Sen. Bernie Sanders (I-Vt,) addresses the crowd at a pro-union rally near Nissan’s Canton, Miss., auto plant on Saturday. (AP Photo/Rogelio V. Solis)

On Saturday, workers in the middle of a union drive at the Nissan plant in Canton, Miss., stopped to hear from a special guest: Sen. Bernie Sanders. The onetime presidential candidate, now the Democratic caucus’s point man on political outreach, came to the “March on Mississippi” event both to help the United Automobile Workers’ campaign and to send a message about what opponents of President Trump should be doing.

“What I’m going to be saying is that the facts are very clear, that workers in America who are members of unions earn substantially more, 27 percent more, than workers not in unions,” Sanders (I-Vt.) said in an interview before the speech. “They get pensions and better working conditions. I find it very remarkable that Nissan is allowing unions to form at its plants all over the world. Well, if they can be organized everywhere else, they can be organized in Mississippi.”

In a statement, new Democratic National Committee Chairman Tom Perez, the former U.S. labor secretary, lent his support to the rally and the union drive.

“The Nissan workers in Canton deserve to go to work every day without risking their lives,” said Perez. “They deserve to earn a fair day’s wage for a fair day’s work. And they deserve the opportunity to stand up for their rights without fear of retribution. But since that’s too much to ask from Donald Trump and the Republicans who currently control Mississippi, Democrats will stand with the workers and continue to organize in order to fight back wherever worker’s rights are threatened.”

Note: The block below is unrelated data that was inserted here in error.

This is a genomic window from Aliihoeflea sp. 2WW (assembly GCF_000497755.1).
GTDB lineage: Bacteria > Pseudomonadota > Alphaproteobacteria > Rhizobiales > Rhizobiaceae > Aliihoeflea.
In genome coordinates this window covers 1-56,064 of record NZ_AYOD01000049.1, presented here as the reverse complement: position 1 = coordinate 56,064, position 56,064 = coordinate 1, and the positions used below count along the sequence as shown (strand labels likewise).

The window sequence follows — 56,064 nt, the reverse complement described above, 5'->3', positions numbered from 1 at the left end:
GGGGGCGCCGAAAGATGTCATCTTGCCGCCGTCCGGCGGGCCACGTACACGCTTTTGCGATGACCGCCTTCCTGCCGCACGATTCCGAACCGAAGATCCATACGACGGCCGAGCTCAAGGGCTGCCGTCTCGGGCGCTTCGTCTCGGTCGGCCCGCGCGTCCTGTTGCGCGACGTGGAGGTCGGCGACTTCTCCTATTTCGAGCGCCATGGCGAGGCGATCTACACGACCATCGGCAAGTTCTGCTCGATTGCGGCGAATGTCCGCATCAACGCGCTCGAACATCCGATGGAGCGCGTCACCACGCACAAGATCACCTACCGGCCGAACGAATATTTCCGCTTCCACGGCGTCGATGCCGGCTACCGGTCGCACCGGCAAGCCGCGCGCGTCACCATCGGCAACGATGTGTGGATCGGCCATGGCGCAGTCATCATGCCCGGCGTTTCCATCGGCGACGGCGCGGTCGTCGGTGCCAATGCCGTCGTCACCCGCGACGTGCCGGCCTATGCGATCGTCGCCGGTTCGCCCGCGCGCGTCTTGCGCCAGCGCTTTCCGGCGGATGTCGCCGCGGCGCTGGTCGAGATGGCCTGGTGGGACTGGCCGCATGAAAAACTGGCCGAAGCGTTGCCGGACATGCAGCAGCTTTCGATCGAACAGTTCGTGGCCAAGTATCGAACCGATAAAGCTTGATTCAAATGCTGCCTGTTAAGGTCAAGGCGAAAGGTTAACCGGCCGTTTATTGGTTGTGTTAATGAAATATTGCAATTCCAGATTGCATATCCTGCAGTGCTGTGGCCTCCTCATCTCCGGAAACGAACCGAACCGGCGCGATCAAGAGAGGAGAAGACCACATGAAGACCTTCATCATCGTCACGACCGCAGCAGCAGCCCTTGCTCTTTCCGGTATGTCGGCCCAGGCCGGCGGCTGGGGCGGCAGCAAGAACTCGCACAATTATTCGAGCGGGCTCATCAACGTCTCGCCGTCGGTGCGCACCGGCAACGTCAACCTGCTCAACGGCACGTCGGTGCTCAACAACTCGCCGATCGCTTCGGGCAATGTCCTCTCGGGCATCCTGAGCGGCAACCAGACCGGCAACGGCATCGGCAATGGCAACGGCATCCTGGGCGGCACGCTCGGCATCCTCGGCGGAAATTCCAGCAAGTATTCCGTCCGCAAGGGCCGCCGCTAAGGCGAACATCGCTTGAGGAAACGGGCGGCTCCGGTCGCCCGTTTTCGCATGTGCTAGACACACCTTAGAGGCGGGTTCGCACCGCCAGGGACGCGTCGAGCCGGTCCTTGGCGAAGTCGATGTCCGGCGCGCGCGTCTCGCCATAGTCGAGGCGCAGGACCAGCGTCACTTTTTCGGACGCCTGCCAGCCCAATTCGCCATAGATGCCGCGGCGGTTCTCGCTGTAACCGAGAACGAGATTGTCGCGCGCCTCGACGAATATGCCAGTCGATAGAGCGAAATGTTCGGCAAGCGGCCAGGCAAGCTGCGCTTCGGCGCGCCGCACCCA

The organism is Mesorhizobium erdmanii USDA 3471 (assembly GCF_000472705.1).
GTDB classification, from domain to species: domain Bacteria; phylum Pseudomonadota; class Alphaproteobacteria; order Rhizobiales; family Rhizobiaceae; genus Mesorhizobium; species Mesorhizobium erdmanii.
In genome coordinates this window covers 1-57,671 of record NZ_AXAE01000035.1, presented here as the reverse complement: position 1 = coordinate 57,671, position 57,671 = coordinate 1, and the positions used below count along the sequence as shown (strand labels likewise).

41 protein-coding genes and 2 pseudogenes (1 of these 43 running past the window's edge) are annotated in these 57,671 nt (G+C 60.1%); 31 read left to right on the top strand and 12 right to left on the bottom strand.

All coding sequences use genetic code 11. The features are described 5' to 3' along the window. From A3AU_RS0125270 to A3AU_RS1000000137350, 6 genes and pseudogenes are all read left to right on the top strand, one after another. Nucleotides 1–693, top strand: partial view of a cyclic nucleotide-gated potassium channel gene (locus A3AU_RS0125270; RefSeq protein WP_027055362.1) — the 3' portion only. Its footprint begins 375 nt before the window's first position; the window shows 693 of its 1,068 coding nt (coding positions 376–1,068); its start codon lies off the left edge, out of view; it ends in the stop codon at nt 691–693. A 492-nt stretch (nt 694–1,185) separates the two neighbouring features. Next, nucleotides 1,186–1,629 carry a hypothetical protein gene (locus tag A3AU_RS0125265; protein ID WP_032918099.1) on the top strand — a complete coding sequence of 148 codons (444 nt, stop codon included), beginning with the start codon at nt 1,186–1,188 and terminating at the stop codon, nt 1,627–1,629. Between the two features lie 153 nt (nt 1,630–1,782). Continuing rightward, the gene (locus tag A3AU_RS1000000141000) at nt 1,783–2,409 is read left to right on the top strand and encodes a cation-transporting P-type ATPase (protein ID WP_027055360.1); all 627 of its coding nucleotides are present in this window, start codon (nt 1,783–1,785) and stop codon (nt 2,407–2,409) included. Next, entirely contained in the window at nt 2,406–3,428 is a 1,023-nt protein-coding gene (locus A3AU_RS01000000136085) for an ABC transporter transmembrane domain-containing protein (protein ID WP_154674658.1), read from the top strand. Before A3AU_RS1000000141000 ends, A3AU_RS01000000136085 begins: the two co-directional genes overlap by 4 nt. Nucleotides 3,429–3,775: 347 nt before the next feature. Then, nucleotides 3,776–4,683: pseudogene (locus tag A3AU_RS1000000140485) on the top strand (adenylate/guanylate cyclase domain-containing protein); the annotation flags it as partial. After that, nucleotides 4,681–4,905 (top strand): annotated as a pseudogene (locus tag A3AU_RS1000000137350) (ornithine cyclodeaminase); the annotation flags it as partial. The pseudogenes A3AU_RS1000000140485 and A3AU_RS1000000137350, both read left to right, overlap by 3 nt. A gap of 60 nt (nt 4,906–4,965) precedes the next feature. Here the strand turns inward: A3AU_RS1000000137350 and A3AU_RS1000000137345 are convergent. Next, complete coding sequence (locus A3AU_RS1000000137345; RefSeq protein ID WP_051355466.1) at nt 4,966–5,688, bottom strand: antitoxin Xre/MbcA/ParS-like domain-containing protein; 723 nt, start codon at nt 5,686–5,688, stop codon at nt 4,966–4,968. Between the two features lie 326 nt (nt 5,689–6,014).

In a statement, Nissan North American spokesman Brian Brockman disputed the Democrats’ description of the drive.

“The allegations made by the union are totally false,” said Brockman. “The UAW has admitted that these efforts are part of a campaign to pressure the company into recognizing a union, even without employee support. Nissan respects and values the Canton workforce, and our history reflects that we recognize the employees’ rights to decide for themselves whether or not to have third-party representation.”

The Mississippi march, organized by the United Automobile Workers and joined by the NAACP and the Sierra Club, comes as Democrats are reintroducing themselves to voters who drifted toward Trump’s populism last year. Reinvigorated by Trump’s near daily political problems and by an agenda that has drifted closer to traditional Republican economic policies, they’re identifying themselves more closely with liberal policies and labor organizers.

“Some of the poorest states in this country, where large numbers of people have no health insurance and have experienced stagnating wages, have not had the support from progressives that they need,” Sanders said. “It’s time we change that. It means standing up for working men and women.”

On Friday morning, Sen. Sherrod Brown (D-Ohio) delivered a speech at Ohio State University about the how “dignity comes from work,” arguing for an agenda that would boost wages and offer more family leave.

“Populism is for the people — not these people or those people but all people,” Brown said. “True populism is not about who it excludes but who it embraces. The value of work isn’t a black issue or a white issue. It’s not a blue-collar issue or a white-collar issue. It’s not a liberal or conservative issue.”

Brown’s ideas, packaged in a 77-page report titled “Working Too Hard for Too Little,” mirror much of what Sanders ran on in the 2016 presidential primary — and much of what Hillary Clinton adopted for the general election. Some ideas go further.